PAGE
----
fill in the <code>$(PKG)_*</code> fields.
</p>
<p>
To fill the <code>$(PKG)_CHECKSUM</code> field, use a command such as (for file gettext.mk):
</p>
<pre>make update-checksum-gettext</pre>
<p>or:</p>
<pre>openssl sha256 pkg/gettext-x.y.z.tar.gz</pre>
<p>
if you have already downloaded the package.
</p>
<p>
Be especially careful with the <code>$(PKG)_DEPS</code> section.
The easiest way to get the dependencies right
is to start with a minimal setup.
That is,
initialize MXE with <code>make cc</code> only,
then check whether your package builds successfully.
</p>
<p>
Always list the dependency on <code>cc</code> explicitly:
</p>
<pre>$(PKG)_DEPS := cc ...</pre>
<p>
Specify official name and website of a package.
If the official name coincides with the package name,
you can omit <code>$(PKG)_DESCR</code>.
</p>
<pre>
PKG := libdvdetect
$(PKG)_WEBSITE := https://www.dvdetect.de/
$(PKG)_DESCR := Fast database lookup for DVDs</pre>
<p>
Always look for the SSL version of URLs, that is,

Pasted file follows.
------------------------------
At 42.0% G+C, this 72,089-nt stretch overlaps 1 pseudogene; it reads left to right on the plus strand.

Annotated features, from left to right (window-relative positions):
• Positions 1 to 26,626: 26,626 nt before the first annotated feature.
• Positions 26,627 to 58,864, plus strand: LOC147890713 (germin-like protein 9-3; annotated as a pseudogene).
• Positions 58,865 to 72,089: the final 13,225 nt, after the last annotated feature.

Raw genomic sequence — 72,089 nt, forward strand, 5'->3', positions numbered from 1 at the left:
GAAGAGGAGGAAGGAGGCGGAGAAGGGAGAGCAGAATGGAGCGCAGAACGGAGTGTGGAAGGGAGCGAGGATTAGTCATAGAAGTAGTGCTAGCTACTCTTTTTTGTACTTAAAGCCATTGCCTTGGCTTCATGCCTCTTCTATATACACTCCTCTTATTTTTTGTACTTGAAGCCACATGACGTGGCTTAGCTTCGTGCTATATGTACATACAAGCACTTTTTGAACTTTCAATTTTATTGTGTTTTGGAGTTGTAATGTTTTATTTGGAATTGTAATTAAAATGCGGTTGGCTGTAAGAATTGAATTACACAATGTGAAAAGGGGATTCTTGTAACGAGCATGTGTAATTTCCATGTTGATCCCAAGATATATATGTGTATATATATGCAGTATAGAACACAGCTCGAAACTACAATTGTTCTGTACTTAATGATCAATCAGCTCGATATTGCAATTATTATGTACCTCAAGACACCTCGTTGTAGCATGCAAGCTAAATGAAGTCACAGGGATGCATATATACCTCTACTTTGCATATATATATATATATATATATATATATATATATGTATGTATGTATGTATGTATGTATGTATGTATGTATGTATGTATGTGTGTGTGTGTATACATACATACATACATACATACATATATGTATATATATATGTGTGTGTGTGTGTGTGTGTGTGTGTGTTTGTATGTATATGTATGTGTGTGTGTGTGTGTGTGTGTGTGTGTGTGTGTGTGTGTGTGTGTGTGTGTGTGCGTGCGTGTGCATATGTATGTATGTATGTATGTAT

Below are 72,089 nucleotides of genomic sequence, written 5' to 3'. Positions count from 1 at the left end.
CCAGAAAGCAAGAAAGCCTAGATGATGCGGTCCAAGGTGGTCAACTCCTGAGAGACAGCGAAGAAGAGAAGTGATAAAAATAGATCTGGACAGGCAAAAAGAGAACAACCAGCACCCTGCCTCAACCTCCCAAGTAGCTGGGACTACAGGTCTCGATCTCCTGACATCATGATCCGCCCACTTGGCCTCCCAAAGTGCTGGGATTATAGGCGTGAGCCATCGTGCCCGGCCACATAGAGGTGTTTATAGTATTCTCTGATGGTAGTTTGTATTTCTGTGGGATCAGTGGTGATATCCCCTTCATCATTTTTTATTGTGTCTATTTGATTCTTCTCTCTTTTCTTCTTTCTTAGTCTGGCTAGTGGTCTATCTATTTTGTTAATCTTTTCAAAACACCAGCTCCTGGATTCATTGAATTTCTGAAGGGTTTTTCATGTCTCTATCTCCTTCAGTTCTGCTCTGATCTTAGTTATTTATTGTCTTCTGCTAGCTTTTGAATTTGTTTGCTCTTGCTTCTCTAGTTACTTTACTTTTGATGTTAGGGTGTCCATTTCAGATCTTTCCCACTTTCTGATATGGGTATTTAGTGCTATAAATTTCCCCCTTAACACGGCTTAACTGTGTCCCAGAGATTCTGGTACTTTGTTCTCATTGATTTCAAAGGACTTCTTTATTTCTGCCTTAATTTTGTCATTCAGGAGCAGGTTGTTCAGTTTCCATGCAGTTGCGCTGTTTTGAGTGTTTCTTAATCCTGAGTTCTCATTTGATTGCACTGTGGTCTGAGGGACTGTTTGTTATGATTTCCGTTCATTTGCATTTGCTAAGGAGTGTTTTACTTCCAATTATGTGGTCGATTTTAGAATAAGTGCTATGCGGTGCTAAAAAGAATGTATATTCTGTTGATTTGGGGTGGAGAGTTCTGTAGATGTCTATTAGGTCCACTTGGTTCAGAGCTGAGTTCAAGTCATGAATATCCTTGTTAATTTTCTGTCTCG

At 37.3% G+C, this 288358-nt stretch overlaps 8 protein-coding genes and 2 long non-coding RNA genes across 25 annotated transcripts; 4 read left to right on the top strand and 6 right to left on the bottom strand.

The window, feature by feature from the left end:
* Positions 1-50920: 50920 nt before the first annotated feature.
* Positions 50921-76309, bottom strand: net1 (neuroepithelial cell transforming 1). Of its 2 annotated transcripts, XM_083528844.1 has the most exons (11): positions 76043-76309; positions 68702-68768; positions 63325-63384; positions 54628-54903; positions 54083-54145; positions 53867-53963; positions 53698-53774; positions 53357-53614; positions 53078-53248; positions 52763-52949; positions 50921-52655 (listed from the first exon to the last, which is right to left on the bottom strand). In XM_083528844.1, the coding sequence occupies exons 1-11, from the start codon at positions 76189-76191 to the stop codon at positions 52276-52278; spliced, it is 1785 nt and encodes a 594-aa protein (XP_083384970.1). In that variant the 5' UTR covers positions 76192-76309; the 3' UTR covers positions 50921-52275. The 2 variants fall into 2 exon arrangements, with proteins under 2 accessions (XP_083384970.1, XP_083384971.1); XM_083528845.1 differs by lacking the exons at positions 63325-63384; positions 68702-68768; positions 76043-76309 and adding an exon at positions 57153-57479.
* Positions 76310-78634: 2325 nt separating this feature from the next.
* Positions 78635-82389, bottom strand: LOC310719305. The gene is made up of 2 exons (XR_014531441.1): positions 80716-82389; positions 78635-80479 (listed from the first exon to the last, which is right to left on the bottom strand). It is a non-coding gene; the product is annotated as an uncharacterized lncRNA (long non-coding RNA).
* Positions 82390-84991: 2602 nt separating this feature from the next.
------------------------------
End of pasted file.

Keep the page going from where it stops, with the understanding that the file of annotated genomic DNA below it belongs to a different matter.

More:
prefer <code>https://</code> URLs over <code>http://</code> URLs.
</p>
</li>
<li>
<p>
Write your <code>$(PKG)_BUILD</code>.
If your library has a <code>./configure</code> script,
enable/disable all dependency libraries explicitly
via "<code>--enable-*</code>" and "<code>--disable-*</code>" options.
</p>
<p>
Things not to do:
</p>
<ul>
<li>
<b>do not run target executables with Wine</b>, as Wine is
not guaranteed to be installed. Instead build the needed tool
natively or (if it is too huge to build one more time) add
to MXE's dependencies. This policy is forced by setting
WINEPREFIX to an empty directory, which breaks Wine;
</li>
<li>
<b>do not download anything while building</b>, as all files
downloaded should be verified by checksums. Instead create a
package which installs the needed file. This policy is forced
on Linux by <a href="https://github.com/starius/nonetwork/"
>LD_PRELOAD trick</a>, breaking network functions.
</li>
</ul>
<p>
Useful Makefile variables provided by MXE:
</p>
<ul>
<li>
<p>
<code>$(SOURCE_DIR)</code>
is a directory with package source and
<code>$(BUILD_DIR)</code>
is an empty directory intended for build files.
Both directories are temporary.
Prefer out-of-tree builds. Autotools
and CMake support them.
</p>